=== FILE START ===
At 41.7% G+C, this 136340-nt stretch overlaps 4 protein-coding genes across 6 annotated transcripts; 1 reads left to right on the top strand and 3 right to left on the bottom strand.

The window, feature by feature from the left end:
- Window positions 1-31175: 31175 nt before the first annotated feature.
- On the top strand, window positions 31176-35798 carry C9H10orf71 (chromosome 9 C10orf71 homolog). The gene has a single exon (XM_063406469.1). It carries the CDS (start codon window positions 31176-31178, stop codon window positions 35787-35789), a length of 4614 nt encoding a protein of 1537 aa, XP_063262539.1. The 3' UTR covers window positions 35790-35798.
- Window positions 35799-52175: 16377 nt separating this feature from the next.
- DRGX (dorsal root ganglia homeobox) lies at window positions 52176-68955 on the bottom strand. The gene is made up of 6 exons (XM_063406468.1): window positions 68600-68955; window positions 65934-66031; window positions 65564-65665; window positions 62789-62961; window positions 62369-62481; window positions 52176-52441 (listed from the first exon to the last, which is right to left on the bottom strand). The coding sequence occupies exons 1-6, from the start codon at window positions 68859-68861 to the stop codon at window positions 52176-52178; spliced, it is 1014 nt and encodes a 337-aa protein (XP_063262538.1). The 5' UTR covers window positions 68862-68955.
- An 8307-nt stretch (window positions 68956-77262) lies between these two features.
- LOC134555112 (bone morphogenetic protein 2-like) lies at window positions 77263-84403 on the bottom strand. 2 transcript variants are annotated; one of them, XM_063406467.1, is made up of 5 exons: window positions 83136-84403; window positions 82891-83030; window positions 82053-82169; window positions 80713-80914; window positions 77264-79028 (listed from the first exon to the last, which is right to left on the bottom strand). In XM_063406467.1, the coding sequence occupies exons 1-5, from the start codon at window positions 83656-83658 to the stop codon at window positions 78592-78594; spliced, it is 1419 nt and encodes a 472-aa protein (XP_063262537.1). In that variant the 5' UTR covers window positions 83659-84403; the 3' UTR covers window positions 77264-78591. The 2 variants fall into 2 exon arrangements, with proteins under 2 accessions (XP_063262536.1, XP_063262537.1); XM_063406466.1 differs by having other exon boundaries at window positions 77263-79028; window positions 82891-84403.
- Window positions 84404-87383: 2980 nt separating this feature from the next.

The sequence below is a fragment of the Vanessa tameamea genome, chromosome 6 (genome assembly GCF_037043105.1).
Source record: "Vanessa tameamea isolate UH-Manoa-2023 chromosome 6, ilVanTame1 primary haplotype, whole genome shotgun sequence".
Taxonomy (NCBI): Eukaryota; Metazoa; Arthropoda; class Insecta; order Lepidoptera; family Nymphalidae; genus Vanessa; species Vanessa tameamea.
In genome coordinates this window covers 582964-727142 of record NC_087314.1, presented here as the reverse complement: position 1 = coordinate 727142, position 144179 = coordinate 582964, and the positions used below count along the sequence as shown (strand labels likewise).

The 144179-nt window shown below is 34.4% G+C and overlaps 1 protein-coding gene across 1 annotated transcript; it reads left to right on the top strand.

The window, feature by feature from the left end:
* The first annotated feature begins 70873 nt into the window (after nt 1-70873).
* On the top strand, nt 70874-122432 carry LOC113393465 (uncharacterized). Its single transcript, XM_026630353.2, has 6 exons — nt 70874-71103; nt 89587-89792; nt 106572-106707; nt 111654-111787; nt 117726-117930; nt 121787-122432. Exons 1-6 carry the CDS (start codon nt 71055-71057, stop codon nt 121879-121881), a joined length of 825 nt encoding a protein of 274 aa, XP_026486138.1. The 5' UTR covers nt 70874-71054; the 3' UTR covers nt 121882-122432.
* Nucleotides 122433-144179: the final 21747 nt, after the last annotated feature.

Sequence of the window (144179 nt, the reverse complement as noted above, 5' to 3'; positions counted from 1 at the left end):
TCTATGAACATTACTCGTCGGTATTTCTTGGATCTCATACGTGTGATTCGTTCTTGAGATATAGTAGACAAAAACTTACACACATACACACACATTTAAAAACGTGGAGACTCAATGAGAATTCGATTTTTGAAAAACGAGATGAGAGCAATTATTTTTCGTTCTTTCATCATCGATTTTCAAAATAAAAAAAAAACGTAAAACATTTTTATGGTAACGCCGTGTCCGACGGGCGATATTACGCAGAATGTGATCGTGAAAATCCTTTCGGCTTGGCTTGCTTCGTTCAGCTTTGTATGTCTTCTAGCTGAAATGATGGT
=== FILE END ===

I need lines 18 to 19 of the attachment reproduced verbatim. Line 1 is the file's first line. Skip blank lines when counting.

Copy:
* Nucleotides 122433-144179: the final 21747 nt, after the last annotated feature.

Sequence of the window (144179 nt, the reverse complement as noted above, 5' to 3'; positions counted from 1 at the left end):